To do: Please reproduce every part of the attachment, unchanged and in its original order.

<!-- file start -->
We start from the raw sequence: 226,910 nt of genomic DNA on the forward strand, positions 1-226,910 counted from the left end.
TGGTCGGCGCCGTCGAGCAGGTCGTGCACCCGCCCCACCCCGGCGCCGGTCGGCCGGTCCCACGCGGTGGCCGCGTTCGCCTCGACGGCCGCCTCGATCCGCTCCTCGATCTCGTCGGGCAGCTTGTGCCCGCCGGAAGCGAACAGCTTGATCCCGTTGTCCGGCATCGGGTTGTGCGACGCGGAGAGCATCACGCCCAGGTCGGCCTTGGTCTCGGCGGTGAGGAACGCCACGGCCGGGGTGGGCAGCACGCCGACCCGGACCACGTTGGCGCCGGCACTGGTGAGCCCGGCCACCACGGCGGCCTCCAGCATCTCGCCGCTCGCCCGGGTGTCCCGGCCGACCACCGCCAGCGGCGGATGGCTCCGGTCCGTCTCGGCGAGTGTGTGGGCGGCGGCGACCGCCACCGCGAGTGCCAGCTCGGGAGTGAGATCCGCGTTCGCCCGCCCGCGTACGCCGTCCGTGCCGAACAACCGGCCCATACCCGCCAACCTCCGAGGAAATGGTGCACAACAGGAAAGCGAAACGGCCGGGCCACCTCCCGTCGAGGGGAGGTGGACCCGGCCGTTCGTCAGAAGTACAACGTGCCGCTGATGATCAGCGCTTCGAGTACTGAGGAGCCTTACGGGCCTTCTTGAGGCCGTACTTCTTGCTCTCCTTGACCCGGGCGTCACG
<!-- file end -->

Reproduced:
We start from the raw sequence: 226,910 nt of genomic DNA on the forward strand, positions 1-226,910 counted from the left end.
TGGTCGGCGCCGTCGAGCAGGTCGTGCACCCGCCCCACCCCGGCGCCGGTCGGCCGGTCCCACGCGGTGGCCGCGTTCGCCTCGACGGCCGCCTCGATCCGCTCCTCGATCTCGTCGGGCAGCTTGTGCCCGCCGGAAGCGAACAGCTTGATCCCGTTGTCCGGCATCGGGTTGTGCGACGCGGAGAGCATCACGCCCAGGTCGGCCTTGGTCTCGGCGGTGAGGAACGCCACGGCCGGGGTGGGCAGCACGCCGACCCGGACCACGTTGGCGCCGGCACTGGTGAGCCCGGCCACCACGGCGGCCTCCAGCATCTCGCCGCTCGCCCGGGTGTCCCGGCCGACCACCGCCAGCGGCGGATGGCTCCGGTCCGTCTCGGCGAGTGTGTGGGCGGCGGCGACCGCCACCGCGAGTGCCAGCTCGGGAGTGAGATCCGCGTTCGCCCGCCCGCGTACGCCGTCCGTGCCGAACAACCGGCCCATACCCGCCAACCTCCGAGGAAATGGTGCACAACAGGAAAGCGAAACGGCCGGGCCACCTCCCGTCGAGGGGAGGTGGACCCGGCCGTTCGTCAGAAGTACAACGTGCCGCTGATGATCAGCGCTTCGAGTACTGAGGAGCCTTACGGGCCTTCTTGAGGCCGTACTTCTTGCTCTCCTTGACCCGGGCGTCACG